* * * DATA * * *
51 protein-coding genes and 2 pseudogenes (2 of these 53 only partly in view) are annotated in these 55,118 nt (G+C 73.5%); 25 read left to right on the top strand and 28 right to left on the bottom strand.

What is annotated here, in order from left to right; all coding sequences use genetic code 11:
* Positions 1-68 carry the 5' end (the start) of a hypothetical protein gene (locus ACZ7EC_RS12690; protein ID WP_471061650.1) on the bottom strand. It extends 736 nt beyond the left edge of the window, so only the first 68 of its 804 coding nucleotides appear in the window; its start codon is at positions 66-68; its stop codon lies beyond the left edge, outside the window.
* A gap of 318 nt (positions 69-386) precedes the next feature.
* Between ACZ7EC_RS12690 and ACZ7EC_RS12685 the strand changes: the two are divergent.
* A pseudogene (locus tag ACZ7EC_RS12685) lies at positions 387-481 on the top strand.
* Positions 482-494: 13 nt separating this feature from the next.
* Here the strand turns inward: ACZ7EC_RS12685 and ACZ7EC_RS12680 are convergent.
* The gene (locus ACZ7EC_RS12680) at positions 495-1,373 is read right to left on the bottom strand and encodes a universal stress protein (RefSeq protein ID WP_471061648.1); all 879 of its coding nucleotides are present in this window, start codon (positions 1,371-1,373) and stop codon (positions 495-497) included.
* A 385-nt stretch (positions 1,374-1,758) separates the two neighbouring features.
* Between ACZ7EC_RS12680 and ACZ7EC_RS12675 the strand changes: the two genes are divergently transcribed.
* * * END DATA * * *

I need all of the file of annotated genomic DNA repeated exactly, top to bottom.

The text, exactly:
51 protein-coding genes and 2 pseudogenes (2 of these 53 only partly in view) are annotated in these 55,118 nt (G+C 73.5%); 25 read left to right on the top strand and 28 right to left on the bottom strand.

What is annotated here, in order from left to right; all coding sequences use genetic code 11:
* Positions 1-68 carry the 5' end (the start) of a hypothetical protein gene (locus ACZ7EC_RS12690; protein ID WP_471061650.1) on the bottom strand. It extends 736 nt beyond the left edge of the window, so only the first 68 of its 804 coding nucleotides appear in the window; its start codon is at positions 66-68; its stop codon lies beyond the left edge, outside the window.
* A gap of 318 nt (positions 69-386) precedes the next feature.
* Between ACZ7EC_RS12690 and ACZ7EC_RS12685 the strand changes: the two are divergent.
* A pseudogene (locus tag ACZ7EC_RS12685) lies at positions 387-481 on the top strand.
* Positions 482-494: 13 nt separating this feature from the next.
* Here the strand turns inward: ACZ7EC_RS12685 and ACZ7EC_RS12680 are convergent.
* The gene (locus ACZ7EC_RS12680) at positions 495-1,373 is read right to left on the bottom strand and encodes a universal stress protein (RefSeq protein ID WP_471061648.1); all 879 of its coding nucleotides are present in this window, start codon (positions 1,371-1,373) and stop codon (positions 495-497) included.
* A 385-nt stretch (positions 1,374-1,758) separates the two neighbouring features.
* Between ACZ7EC_RS12680 and ACZ7EC_RS12675 the strand changes: the two genes are divergently transcribed.